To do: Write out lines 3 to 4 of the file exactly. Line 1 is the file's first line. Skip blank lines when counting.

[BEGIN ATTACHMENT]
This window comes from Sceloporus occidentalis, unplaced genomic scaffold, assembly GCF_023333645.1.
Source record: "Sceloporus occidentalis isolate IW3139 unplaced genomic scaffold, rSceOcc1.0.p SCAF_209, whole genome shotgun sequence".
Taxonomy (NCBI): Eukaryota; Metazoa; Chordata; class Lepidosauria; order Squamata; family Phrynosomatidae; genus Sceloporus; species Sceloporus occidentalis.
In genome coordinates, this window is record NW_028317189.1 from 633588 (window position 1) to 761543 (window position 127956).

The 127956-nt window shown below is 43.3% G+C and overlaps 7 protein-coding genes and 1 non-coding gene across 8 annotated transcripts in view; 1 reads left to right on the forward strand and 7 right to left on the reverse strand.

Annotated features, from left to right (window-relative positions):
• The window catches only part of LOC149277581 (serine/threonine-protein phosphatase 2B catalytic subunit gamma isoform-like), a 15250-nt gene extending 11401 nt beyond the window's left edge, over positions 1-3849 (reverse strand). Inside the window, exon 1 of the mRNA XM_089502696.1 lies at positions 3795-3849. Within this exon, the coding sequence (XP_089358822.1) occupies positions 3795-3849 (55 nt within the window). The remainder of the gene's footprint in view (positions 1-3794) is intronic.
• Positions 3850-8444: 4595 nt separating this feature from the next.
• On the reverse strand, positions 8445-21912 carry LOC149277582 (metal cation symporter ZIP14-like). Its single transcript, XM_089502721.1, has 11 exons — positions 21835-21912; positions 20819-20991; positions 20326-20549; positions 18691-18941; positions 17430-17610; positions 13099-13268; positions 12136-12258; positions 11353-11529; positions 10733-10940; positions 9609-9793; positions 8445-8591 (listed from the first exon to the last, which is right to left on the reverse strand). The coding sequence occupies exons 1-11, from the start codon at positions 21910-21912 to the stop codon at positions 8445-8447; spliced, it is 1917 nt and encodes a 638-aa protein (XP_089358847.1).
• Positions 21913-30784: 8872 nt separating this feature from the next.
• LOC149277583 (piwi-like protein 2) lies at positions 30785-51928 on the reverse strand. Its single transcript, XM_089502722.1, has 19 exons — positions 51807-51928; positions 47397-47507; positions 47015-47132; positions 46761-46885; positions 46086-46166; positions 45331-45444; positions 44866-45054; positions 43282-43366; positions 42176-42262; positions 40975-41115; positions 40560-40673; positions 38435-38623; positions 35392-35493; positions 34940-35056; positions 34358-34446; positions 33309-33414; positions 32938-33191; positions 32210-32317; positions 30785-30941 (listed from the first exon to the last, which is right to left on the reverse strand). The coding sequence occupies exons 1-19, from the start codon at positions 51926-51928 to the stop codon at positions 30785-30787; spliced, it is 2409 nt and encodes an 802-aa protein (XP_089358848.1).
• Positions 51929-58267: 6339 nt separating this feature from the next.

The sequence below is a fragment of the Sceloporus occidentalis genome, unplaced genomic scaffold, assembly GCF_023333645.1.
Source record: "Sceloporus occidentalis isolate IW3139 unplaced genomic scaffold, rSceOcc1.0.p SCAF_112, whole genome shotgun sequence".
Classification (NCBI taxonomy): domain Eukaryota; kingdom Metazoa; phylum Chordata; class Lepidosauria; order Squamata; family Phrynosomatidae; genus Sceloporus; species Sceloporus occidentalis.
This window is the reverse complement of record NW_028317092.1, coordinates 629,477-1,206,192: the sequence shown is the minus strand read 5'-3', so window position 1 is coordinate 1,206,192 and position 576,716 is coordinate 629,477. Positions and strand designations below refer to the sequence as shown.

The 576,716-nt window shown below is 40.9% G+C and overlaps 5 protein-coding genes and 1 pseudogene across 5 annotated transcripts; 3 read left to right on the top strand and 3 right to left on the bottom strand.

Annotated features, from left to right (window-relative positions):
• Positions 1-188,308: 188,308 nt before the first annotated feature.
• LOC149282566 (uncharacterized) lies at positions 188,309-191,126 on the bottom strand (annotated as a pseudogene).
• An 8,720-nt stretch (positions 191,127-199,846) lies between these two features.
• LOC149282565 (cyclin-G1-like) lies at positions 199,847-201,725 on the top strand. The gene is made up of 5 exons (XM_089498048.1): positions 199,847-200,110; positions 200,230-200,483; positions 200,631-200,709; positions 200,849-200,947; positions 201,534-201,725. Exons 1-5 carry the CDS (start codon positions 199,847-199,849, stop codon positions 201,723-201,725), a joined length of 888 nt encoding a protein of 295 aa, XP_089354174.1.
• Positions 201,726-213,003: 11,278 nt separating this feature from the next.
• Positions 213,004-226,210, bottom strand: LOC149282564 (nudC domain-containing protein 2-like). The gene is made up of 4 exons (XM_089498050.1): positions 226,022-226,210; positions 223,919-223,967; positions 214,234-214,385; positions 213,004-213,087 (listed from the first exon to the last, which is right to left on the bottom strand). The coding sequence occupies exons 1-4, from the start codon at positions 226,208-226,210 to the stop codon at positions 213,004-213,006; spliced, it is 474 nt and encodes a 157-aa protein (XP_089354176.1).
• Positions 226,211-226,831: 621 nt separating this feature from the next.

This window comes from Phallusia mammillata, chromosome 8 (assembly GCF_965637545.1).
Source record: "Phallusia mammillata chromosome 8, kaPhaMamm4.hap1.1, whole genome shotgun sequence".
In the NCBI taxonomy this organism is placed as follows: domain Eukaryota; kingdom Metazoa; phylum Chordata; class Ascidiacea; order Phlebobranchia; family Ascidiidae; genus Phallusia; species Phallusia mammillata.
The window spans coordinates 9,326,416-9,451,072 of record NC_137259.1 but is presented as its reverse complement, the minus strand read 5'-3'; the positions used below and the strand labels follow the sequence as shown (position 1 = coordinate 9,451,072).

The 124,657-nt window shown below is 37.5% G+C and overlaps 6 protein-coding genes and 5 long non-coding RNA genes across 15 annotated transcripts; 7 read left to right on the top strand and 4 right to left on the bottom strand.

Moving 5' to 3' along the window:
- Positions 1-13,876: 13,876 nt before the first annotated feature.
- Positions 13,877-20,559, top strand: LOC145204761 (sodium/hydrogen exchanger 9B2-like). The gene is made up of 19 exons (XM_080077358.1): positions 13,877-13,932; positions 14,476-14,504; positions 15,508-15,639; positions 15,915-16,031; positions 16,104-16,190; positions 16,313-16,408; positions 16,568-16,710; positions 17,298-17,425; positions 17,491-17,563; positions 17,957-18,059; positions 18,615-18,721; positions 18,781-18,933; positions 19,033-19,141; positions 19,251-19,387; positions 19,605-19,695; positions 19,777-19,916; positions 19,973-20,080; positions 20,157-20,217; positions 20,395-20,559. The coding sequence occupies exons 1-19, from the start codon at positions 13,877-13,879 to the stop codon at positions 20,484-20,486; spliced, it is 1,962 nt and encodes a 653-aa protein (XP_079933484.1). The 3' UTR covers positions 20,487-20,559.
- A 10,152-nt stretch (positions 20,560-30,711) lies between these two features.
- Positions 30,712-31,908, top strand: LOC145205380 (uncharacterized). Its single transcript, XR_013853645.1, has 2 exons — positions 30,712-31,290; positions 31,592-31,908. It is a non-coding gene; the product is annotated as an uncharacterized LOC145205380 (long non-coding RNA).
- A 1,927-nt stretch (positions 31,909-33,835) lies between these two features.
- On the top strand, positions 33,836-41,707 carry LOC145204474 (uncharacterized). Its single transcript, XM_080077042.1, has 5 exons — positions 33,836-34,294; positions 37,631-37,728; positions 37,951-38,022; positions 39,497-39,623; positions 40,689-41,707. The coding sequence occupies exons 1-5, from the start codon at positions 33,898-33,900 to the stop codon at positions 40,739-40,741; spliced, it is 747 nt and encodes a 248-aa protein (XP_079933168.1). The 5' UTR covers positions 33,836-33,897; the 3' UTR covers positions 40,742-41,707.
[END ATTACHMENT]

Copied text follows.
Taxonomy (NCBI): Eukaryota; Metazoa; Chordata; class Lepidosauria; order Squamata; family Phrynosomatidae; genus Sceloporus; species Sceloporus occidentalis.
In genome coordinates, this window is record NW_028317189.1 from 633588 (window position 1) to 761543 (window position 127956).